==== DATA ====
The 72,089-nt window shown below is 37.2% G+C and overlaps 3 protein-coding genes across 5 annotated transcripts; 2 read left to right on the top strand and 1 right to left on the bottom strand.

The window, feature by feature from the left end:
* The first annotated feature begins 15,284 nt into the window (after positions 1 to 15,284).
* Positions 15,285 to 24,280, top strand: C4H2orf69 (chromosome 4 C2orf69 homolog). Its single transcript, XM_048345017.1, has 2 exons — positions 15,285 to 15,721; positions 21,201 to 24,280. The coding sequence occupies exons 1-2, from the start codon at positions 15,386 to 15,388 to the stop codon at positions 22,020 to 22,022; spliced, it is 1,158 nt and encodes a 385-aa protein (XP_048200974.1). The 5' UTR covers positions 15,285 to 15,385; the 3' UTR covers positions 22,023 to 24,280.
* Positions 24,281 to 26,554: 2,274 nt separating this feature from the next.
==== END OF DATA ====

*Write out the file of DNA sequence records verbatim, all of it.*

The 72,089-nt window shown below is 37.2% G+C and overlaps 3 protein-coding genes across 5 annotated transcripts; 2 read left to right on the top strand and 1 right to left on the bottom strand.

The window, feature by feature from the left end:
* The first annotated feature begins 15,284 nt into the window (after positions 1 to 15,284).
* Positions 15,285 to 24,280, top strand: C4H2orf69 (chromosome 4 C2orf69 homolog). Its single transcript, XM_048345017.1, has 2 exons — positions 15,285 to 15,721; positions 21,201 to 24,280. The coding sequence occupies exons 1-2, from the start codon at positions 15,386 to 15,388 to the stop codon at positions 22,020 to 22,022; spliced, it is 1,158 nt and encodes a 385-aa protein (XP_048200974.1). The 5' UTR covers positions 15,285 to 15,385; the 3' UTR covers positions 22,023 to 24,280.
* Positions 24,281 to 26,554: 2,274 nt separating this feature from the next.